But I digress. I was saying how we’ve abandoned the mysteries that are no longer believable—except I suppose in art, like Handel’s Messiah, which still, despite our knowledge, retains some power. But I digress again. What I meant to say, to remind myself, is that incarnation, even stripped of all its mythological trappings by our science, still radiates power. Indeed, it remains the central mystery. And we can, at least partly, thank science for that too. That’s because while rational science has swept away all the “myths” with its penetrating revelations of biology at the cellular level, when it goes deeper, and it has gone deeper, it brings us right back to the mystery again. Though it has shown us, objectively, what happens at the molecular level and even at the atomic level, at the quantum level things get spooky again, mysterious again. That is to say, at the quantum level, we are now told (and virtually none of us can verify this ourselves) that much of elementary matter—those teeny tiny components of atoms and even electrons, with names like quarks and leptons and gluons and bosons—simply appears out of the void. Matter at its most elementary level, the things of which we are made, simply pop into existence and then pop out again. And we don’t know why. Physicists have, of course, named this. They call it “quantum fluctuation” (see www.newscientist.com, “It’s confirmed: Matter is merely vacuum fluctuations” by Stephen Battersby). They even attribute the birth of the universe, our universe, that is, to quantum fluctuations (no deity needed) which initiated the process leading to the big bang, which burst in this unimaginably fierce explosion to send all those compressed bits careening out into what has become our universe, inflating and expanding faster and faster until gravity gathered things together to produce galaxies and stars and planets and us.
And it all came from incarnation. Matter just popping into existence. Something from nothing. Here is how Stephen Hawking and Leonard Mlodinow put it in their recent book, The Grand Design (2010):
Quantum fluctuations lead to the creation of tiny universes out of nothing. A few of these reach a critical size, then expand in an inflationary manner, forming galaxies, stars, and, in at least one case, beings like us. p. 137.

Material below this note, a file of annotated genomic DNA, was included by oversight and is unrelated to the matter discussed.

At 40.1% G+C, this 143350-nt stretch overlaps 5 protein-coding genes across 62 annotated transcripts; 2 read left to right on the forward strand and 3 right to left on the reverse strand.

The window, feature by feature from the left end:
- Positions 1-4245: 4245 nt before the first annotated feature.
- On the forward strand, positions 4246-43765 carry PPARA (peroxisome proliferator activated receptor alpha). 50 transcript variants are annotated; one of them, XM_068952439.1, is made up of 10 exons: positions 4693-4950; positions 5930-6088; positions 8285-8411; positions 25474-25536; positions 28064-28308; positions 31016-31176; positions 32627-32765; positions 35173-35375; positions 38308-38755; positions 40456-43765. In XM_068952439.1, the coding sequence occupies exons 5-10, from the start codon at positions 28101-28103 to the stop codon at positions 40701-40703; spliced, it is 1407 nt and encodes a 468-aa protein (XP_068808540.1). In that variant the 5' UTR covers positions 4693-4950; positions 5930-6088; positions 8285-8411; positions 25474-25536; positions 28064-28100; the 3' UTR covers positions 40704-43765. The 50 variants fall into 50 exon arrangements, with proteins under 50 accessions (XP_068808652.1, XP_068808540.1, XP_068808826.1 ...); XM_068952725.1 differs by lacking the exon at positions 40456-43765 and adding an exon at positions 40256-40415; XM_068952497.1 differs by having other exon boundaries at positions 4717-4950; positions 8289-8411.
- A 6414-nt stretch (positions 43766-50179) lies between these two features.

Now I don’t know about most physicists, but to me, that’s pretty mysterious stuff. And it’s not just that I don’t understand quantum mechanics, which I don’t. The truth seems to be that nobody really understands it. There are formulas to explain things, and experiments that seem to prove it works, but when I read that multiple universes (the concept rather makes the word ‘universe’ an oddity) probably sprang from quantum fluctuations and the big bang, and that all those parallel universes probably exist somewhere; or that when particles split through a screen, there is the possibility that though some land where we can identify them, some have probably tripped out to the most distant corners of the universe; or that we and our whole universe may be a holographic projection of some outer surface of a black hole, well then I have to say that the great mystery of incarnation still exists. The great mystery, that is, is and has always been: why there is something rather than nothing? How is there something? Is there a where from which we and all else derive?
This, I think, is really what we should be pondering during this season. Incarnation. Whether we should be joyful about it or not I suppose depends, at least in part, on one’s situation. But it also depends on the very fact of being. It depends on the improbable fact that something rather than nothing exists. It depends on the fact that the void, the vacuum, the nothing has produced and continues to generate, every day, every hour, every second, every millisecond more stuff, more of this improbable glory, more impossible incarnation. And though keeping the stupid economy going does not deserve celebration, this, this continuous mysterious incarnation, this ongoing mystery of the word (or whatever it is) made flesh, surely does.